Citizens Telephone Cooperative plans to lay around 1,700 miles of fiber-optic cable over the next three years, delivering next generation gigabit internet to front doors across 97% of Floyd County by 2021.
By the end of this year, the growing network will reach 60% of the county and is poised to become the envy of rural communities everywhere struggling with internet access issues.
Gigabit internet is considered the future-proof gold standard, but it is not widely available in Floyd County’s neighboring population centers including Christiansburg, Blacksburg or Roanoke.
The Federal Communications Commission classifies high-speed internet as download speeds of 25 mbps. Citizens’ service will be 40 times as fast.
“There is not another community as rural as Floyd that’s going to be completely connected as soon as Floyd,” said Evan Feinman, Gov. Ralph Northam’s chief broadband advisor. “I think it’s very safe to say this is leading the way on truly rural communities.”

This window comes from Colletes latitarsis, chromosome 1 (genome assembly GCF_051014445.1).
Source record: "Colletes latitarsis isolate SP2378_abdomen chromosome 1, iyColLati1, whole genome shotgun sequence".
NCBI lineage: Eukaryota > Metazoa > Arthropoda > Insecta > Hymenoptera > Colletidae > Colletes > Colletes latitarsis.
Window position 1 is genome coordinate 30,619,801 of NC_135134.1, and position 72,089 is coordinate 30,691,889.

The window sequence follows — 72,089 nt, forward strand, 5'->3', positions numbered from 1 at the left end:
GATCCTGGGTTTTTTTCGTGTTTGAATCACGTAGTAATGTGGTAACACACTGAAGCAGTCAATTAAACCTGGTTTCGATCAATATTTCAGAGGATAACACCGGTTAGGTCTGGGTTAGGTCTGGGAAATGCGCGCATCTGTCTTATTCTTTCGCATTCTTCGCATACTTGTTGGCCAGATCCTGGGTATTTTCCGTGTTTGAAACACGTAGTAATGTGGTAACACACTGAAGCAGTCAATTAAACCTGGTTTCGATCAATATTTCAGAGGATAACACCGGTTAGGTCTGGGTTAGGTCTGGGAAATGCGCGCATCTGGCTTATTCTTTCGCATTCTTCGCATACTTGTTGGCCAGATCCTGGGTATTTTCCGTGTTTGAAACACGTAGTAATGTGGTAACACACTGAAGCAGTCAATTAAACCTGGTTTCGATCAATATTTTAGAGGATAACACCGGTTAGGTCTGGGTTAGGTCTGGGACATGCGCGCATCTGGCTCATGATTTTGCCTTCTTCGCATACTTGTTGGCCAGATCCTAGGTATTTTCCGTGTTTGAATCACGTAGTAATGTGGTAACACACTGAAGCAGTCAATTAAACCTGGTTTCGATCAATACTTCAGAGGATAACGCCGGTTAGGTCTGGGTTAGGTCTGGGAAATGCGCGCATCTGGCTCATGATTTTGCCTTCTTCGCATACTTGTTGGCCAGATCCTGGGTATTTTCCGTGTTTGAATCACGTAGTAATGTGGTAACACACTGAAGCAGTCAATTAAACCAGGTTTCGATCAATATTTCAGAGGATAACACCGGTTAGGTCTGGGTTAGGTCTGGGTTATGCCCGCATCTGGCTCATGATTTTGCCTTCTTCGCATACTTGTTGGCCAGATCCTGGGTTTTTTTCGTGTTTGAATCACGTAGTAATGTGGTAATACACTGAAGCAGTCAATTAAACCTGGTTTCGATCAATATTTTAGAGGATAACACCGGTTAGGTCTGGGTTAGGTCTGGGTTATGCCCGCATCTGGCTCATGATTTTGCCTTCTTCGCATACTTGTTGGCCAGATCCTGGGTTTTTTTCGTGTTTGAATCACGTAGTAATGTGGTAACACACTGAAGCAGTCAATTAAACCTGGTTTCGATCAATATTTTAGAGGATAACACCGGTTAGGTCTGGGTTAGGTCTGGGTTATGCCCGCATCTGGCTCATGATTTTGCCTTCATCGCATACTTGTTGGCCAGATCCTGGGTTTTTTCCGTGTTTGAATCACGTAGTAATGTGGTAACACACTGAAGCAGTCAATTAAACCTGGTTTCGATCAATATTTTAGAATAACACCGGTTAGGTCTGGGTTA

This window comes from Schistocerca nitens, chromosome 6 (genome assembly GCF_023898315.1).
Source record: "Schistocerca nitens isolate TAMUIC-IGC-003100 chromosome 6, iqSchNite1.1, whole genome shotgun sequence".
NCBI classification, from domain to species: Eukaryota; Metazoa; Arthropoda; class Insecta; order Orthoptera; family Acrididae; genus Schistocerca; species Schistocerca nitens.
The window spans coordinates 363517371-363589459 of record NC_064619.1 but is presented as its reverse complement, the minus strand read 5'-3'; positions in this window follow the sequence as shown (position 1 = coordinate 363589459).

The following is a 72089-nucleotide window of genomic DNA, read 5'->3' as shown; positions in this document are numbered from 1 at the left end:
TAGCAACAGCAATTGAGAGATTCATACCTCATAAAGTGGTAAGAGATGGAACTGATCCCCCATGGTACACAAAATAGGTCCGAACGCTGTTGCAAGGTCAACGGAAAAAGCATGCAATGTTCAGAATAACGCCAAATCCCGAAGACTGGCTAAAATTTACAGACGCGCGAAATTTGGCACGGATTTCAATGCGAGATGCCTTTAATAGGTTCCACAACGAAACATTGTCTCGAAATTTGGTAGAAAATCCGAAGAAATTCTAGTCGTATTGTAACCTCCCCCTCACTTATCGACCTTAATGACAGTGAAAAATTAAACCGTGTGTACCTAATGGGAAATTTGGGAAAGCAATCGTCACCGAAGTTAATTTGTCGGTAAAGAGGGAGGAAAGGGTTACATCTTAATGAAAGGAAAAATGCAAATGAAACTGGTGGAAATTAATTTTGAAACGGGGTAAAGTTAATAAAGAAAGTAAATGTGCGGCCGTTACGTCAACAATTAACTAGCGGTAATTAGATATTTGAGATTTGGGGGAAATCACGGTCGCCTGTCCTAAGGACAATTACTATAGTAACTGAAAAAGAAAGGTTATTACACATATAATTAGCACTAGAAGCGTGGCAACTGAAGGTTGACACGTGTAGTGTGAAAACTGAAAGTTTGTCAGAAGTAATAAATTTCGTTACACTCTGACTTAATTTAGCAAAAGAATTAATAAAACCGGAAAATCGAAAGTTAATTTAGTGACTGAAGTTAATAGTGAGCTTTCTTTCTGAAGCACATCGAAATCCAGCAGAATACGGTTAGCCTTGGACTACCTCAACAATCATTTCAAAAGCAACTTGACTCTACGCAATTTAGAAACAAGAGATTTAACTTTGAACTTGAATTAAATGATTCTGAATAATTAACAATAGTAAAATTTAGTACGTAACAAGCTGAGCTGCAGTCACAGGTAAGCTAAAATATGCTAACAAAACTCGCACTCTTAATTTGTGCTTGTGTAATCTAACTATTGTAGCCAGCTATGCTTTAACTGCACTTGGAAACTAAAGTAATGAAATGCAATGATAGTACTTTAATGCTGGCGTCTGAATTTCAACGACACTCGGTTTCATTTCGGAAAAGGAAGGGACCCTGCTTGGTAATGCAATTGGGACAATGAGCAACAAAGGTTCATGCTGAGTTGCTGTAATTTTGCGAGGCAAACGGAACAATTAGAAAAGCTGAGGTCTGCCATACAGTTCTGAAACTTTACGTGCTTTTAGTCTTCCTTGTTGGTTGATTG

Internet infrastructure is expensive in sparsely populated areas, where providers have to lay miles of fiber to reach a single customer. The math rarely makes sense, so providers often haven’t updated technology and entire communities have been left behind.
But Citizens enjoys a couple of advantages over other providers.
The entire buildout is expected to cost $35 million, which will be partially offset by $10 million in federal funding through the Alternative Connect America Cost Model program.
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